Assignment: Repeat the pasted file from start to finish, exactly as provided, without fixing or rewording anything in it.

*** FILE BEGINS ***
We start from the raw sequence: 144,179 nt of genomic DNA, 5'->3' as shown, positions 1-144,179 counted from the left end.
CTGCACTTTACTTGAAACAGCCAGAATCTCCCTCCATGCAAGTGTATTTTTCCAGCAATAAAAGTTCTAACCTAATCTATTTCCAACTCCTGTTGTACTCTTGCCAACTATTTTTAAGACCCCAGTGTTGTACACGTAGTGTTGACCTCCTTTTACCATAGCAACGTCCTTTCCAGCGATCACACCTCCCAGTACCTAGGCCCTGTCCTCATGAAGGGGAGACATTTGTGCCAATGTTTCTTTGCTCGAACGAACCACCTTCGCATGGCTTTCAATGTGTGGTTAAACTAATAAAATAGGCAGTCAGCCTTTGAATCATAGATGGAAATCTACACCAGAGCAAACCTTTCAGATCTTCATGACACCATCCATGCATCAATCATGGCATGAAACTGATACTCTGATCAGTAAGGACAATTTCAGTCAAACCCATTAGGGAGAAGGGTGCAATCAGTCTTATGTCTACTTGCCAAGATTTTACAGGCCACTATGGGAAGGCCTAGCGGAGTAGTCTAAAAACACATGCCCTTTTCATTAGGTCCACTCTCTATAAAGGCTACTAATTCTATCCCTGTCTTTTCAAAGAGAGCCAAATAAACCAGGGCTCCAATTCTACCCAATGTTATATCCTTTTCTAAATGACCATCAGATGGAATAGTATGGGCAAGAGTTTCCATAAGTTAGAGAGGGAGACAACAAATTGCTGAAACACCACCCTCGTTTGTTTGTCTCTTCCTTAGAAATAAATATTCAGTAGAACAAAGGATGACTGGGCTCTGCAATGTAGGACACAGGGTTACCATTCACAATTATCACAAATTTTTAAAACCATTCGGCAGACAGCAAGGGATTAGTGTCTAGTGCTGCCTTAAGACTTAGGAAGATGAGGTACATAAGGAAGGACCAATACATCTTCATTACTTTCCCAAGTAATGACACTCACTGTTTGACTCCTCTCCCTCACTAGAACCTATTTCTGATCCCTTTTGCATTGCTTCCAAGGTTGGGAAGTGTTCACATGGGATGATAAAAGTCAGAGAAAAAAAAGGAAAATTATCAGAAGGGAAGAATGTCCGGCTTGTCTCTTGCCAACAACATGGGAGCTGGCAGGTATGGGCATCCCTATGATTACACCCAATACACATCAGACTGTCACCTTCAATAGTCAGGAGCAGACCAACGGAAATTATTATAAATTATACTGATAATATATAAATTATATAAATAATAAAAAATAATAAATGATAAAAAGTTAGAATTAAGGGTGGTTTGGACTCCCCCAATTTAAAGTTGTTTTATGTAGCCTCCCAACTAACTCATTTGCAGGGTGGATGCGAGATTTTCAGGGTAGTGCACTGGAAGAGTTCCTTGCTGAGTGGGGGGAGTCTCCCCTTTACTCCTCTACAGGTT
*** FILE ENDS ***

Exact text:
We start from the raw sequence: 144,179 nt of genomic DNA, 5'->3' as shown, positions 1-144,179 counted from the left end.
CTGCACTTTACTTGAAACAGCCAGAATCTCCCTCCATGCAAGTGTATTTTTCCAGCAATAAAAGTTCTAACCTAATCTATTTCCAACTCCTGTTGTACTCTTGCCAACTATTTTTAAGACCCCAGTGTTGTACACGTAGTGTTGACCTCCTTTTACCATAGCAACGTCCTTTCCAGCGATCACACCTCCCAGTACCTAGGCCCTGTCCTCATGAAGGGGAGACATTTGTGCCAATGTTTCTTTGCTCGAACGAACCACCTTCGCATGGCTTTCAATGTGTGGTTAAACTAATAAAATAGGCAGTCAGCCTTTGAATCATAGATGGAAATCTACACCAGAGCAAACCTTTCAGATCTTCATGACACCATCCATGCATCAATCATGGCATGAAACTGATACTCTGATCAGTAAGGACAATTTCAGTCAAACCCATTAGGGAGAAGGGTGCAATCAGTCTTATGTCTACTTGCCAAGATTTTACAGGCCACTATGGGAAGGCCTAGCGGAGTAGTCTAAAAACACATGCCCTTTTCATTAGGTCCACTCTCTATAAAGGCTACTAATTCTATCCCTGTCTTTTCAAAGAGAGCCAAATAAACCAGGGCTCCAATTCTACCCAATGTTATATCCTTTTCTAAATGACCATCAGATGGAATAGTATGGGCAAGAGTTTCCATAAGTTAGAGAGGGAGACAACAAATTGCTGAAACACCACCCTCGTTTGTTTGTCTCTTCCTTAGAAATAAATATTCAGTAGAACAAAGGATGACTGGGCTCTGCAATGTAGGACACAGGGTTACCATTCACAATTATCACAAATTTTTAAAACCATTCGGCAGACAGCAAGGGATTAGTGTCTAGTGCTGCCTTAAGACTTAGGAAGATGAGGTACATAAGGAAGGACCAATACATCTTCATTACTTTCCCAAGTAATGACACTCACTGTTTGACTCCTCTCCCTCACTAGAACCTATTTCTGATCCCTTTTGCATTGCTTCCAAGGTTGGGAAGTGTTCACATGGGATGATAAAAGTCAGAGAAAAAAAAGGAAAATTATCAGAAGGGAAGAATGTCCGGCTTGTCTCTTGCCAACAACATGGGAGCTGGCAGGTATGGGCATCCCTATGATTACACCCAATACACATCAGACTGTCACCTTCAATAGTCAGGAGCAGACCAACGGAAATTATTATAAATTATACTGATAATATATAAATTATATAAATAATAAAAAATAATAAATGATAAAAAGTTAGAATTAAGGGTGGTTTGGACTCCCCCAATTTAAAGTTGTTTTATGTAGCCTCCCAACTAACTCATTTGCAGGGTGGATGCGAGATTTTCAGGGTAGTGCACTGGAAGAGTTCCTTGCTGAGTGGGGGGAGTCTCCCCTTTACTCCTCTACAGGTT